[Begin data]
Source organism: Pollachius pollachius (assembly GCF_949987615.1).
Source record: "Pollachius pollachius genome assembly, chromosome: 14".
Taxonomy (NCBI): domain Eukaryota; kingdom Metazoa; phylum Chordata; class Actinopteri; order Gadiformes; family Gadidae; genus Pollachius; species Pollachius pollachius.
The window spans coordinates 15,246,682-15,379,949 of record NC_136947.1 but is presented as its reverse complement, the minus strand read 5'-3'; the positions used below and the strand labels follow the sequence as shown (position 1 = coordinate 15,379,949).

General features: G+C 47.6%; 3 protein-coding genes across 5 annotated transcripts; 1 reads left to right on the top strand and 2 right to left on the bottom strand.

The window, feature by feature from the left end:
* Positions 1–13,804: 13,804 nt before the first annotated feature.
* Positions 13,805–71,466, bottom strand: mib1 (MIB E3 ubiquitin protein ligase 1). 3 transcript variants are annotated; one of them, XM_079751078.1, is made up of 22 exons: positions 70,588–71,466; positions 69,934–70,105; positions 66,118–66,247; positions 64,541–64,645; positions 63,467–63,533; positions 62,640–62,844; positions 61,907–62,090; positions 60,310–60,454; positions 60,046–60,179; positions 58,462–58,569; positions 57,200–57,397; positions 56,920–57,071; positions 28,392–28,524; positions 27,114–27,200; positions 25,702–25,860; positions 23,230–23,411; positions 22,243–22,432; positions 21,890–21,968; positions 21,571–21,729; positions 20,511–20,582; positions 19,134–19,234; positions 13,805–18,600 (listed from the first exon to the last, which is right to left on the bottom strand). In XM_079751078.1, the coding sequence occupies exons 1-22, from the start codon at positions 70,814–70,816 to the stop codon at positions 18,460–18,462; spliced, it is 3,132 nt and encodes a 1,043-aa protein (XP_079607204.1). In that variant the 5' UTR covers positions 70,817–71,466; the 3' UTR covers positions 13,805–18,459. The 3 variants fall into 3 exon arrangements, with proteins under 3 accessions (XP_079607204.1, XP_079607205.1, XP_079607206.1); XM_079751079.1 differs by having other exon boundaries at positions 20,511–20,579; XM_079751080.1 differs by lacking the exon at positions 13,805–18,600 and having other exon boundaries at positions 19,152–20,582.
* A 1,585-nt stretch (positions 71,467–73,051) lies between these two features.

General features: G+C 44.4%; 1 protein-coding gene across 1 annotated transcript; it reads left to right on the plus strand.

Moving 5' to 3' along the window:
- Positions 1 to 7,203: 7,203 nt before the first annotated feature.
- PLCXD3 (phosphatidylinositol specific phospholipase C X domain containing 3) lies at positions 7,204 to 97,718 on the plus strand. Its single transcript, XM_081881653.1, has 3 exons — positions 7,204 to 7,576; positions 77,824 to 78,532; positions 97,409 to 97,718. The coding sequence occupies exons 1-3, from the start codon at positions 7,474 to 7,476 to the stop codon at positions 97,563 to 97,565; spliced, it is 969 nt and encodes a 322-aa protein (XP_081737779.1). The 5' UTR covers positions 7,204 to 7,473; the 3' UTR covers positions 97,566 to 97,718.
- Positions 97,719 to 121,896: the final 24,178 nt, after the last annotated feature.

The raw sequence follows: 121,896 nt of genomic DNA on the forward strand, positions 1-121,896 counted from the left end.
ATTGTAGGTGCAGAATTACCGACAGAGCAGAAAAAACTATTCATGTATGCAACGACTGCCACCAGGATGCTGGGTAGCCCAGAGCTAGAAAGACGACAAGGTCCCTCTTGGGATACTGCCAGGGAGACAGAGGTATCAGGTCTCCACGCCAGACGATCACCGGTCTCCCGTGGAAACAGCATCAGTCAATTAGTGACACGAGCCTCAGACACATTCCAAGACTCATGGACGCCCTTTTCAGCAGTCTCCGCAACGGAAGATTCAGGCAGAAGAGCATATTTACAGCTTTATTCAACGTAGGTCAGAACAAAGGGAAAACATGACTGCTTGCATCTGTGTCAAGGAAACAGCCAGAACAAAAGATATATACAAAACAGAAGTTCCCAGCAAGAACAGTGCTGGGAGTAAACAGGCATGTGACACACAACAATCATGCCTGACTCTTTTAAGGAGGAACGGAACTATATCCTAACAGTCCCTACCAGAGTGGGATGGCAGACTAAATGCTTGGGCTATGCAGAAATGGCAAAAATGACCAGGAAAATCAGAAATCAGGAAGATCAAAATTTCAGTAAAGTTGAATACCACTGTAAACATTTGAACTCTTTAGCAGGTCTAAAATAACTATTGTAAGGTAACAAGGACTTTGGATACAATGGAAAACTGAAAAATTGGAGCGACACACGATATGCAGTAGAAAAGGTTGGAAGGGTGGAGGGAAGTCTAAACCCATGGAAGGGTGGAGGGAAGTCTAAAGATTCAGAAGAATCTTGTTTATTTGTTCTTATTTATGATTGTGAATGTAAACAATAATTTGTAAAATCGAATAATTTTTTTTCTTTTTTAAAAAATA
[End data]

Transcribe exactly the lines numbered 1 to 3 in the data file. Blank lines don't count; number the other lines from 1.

Source organism: Pollachius pollachius (assembly GCF_949987615.1).
Source record: "Pollachius pollachius genome assembly, chromosome: 14".
Taxonomy (NCBI): domain Eukaryota; kingdom Metazoa; phylum Chordata; class Actinopteri; order Gadiformes; family Gadidae; genus Pollachius; species Pollachius pollachius.